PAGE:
Wayne Gilbert

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Wayne Gilbert is a Canadian working in Vancouver, British Columbia, now Head of Animation at Vancouver Institute of Media Arts (VanArts) after three and half years as Senior Animation Director for EA Blackbox where he directed animation and cinematics for the ground-breaking video games "skate and skate2". He is also a Mentor for Animation Mentor, the world's premiere on-line school of animation. His computer-animated short Let Go won a Crystal Heart Award at the Heartland Film Festival. It was his second film created while working at ILM. The first was CPU. Prior to that he created 2D shorts entitled Bottoms Up and Traffic Jam, which was accepted into the Annecy International Animated Film Festival. He has authored a highly respected book entitled Simplified Drawing for Planning Animation (www.anamie.com) and is working on another with a work-in-progress title of Animation - Master the Fundamentals.

Wayne is in the final writing stages of a fantasy novel titled Tooza for youth readers.

Prior to moving to Vancouver, Wayne spent nine years in northern California where he worked at Industrial Light and Magic on such films as Star Wars: Episode II – Attack of the Clones and The Mummy Returns as well as numerous commercials, two of which won Clio Awards. Much of his work at ILM was reviewing animation and providing Professional Development for animators.

Wayne coordinated and taught in the renowned Classical Animation, and International Summer-school of Animation Programs at Sheridan College. Before that worked as a Background Illustrator and Assistant Animator at Leach Rankin Studios on Witch's Night Out, then at Nelvana Ltd as Assistant, Animator and Background Illustrator on 7 half-hour television shows and numerous commercials. He took on the roles of Background Illustrator and department head on the feature, Rock and Rule. Wayne twice served as art director at Wang Films in Taiwan. In 1996, Lenora Hume, Sr VP at Walt Disney Studios brought Wayne on board to help set up the Disney Canada Studios by supervising creative staffing and professional development. He was asked to co-direct the studio's second DVD feature but opted for a move to ILM.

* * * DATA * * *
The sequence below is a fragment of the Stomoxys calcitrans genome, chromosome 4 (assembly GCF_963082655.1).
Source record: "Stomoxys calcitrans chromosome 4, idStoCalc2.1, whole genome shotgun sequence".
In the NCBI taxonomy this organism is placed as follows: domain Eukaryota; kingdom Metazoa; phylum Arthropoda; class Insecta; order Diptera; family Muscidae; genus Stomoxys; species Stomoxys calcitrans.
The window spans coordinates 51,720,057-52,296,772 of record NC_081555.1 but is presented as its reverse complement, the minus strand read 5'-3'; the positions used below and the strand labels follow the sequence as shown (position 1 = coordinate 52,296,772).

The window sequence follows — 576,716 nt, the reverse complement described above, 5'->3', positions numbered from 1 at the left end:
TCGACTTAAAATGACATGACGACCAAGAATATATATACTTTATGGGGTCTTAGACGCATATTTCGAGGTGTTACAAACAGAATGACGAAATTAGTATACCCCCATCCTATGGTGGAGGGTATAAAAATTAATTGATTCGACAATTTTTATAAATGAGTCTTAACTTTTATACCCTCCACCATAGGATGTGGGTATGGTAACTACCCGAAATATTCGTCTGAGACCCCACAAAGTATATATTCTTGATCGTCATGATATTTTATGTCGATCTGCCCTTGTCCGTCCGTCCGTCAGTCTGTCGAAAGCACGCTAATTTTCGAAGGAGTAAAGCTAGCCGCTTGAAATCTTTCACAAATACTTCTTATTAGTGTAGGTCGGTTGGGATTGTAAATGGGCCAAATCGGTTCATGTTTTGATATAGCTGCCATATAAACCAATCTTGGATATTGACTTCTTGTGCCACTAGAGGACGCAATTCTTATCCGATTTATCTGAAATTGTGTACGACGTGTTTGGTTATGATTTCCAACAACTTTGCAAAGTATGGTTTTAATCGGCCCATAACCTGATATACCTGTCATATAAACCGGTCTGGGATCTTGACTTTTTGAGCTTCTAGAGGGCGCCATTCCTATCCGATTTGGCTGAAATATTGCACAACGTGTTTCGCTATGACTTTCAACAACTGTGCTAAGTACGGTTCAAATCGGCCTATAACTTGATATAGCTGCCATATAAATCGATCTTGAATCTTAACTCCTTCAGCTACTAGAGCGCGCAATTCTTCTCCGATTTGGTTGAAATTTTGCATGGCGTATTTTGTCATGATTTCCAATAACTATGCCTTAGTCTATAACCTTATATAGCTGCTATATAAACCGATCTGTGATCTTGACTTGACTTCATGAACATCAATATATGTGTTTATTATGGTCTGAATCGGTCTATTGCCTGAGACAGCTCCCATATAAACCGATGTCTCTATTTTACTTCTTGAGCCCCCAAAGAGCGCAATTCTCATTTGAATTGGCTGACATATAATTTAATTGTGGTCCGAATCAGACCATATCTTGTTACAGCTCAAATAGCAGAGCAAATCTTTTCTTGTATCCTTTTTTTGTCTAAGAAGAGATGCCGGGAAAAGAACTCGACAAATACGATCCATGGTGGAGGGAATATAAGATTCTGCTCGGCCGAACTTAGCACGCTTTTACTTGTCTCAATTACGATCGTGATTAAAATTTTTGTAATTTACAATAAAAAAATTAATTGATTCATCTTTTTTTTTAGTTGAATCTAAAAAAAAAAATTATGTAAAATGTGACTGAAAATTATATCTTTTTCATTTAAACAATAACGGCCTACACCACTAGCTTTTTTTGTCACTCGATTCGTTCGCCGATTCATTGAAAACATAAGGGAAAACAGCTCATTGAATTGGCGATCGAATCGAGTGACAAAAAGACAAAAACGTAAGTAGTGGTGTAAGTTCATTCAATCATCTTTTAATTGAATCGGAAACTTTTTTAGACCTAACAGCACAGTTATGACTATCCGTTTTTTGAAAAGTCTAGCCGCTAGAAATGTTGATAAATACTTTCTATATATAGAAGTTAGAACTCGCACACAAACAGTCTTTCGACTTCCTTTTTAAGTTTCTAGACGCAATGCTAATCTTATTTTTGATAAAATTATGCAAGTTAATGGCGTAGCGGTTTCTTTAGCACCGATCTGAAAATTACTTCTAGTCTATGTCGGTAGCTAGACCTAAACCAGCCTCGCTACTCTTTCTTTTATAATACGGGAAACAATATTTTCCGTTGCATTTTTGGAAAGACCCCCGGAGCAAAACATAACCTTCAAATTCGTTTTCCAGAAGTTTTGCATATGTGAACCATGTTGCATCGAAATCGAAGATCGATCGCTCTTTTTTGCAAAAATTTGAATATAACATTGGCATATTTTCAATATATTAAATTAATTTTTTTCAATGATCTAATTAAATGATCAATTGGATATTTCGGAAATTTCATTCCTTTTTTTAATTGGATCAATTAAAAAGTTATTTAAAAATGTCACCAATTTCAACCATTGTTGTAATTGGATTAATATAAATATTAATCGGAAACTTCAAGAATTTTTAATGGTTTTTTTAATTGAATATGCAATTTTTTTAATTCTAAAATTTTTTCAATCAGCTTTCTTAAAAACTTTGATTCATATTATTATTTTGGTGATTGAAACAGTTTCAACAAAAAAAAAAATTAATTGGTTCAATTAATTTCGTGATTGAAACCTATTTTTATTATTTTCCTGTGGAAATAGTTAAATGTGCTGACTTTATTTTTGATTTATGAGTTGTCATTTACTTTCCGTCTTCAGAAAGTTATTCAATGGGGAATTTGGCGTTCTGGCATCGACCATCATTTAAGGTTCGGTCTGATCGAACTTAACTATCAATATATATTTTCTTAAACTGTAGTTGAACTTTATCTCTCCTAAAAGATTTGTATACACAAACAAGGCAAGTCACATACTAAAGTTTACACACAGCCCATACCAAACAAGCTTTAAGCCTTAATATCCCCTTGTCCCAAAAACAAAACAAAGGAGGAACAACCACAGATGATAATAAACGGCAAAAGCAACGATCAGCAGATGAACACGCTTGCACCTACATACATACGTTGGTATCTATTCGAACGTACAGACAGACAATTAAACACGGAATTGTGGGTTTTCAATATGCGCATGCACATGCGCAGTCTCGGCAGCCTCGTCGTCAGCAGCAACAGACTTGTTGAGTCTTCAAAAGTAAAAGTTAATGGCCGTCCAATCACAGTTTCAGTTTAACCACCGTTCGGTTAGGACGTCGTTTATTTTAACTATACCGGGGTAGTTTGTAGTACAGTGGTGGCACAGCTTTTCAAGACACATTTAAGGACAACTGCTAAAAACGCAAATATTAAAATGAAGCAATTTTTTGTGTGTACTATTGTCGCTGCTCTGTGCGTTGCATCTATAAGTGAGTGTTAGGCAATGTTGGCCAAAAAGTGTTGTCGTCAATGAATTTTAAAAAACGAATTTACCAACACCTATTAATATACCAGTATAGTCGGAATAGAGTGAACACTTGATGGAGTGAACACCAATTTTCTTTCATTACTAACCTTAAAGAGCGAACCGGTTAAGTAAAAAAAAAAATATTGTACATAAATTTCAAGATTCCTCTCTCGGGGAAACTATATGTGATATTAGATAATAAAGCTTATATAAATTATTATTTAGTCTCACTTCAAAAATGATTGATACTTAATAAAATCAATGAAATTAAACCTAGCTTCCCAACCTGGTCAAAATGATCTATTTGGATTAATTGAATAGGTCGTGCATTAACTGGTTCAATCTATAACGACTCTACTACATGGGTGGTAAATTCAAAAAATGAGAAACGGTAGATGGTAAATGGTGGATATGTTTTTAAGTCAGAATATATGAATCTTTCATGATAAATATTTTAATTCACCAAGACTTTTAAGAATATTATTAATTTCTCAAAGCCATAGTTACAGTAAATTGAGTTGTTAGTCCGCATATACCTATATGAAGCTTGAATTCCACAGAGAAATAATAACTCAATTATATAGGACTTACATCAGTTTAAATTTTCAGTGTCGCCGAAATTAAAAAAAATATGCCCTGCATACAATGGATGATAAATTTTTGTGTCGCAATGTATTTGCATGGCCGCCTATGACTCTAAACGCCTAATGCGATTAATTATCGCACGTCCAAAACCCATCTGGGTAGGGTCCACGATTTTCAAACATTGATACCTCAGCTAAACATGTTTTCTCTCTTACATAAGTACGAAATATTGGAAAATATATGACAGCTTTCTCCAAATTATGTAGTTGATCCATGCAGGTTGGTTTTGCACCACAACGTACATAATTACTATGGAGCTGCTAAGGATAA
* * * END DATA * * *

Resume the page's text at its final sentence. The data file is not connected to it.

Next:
Gilbert was educated at Sheridan College where he received a diploma for Classical Animation. Eventually he returned there as a professor for ten years,[1] and was the co-ordinator of a novel educational project providing resources to Sullivan Bluth Studios (The Land Before Time, An American Tail) in Dublin, Ireland.[2] In the late 1980s he was Sheridan's co-ordinator of animation,[3] and later held the post of artistic director of classical animation.[4] He has taught and lectured at schools and universities around the world.

Gilbert is a Master of Film and Animation with The Beijing DeTao Masters Academy (DTMA), a high-level, multi-disciplined, application-oriented higher education institution in Shanghai, China.

Notes[edit]

  1. ^ Wood, Chris (1996-06-24). "The making of a 'toon college". Maclean's. p. 43. 
  2. ^ Proby, Joscelyn (1989-08-08). "Sheridan College classical animation department asked to share expertise with a college in Ireland". Toronto Star. p. W12. 
  3. ^ Jennings, Sarah (1989-12-11). "Ottawa company's animation making an international name". The Globe and Mail. p. C9. 
  4. ^ Canadian Press (1995-12-01). "Walt Disney taps into Canadian talent with proposed animation studios". The Ottawa Citizen. p. E8. 

References[edit]

  • People/Animation Faculty, deanza.edu [1].

External links[edit]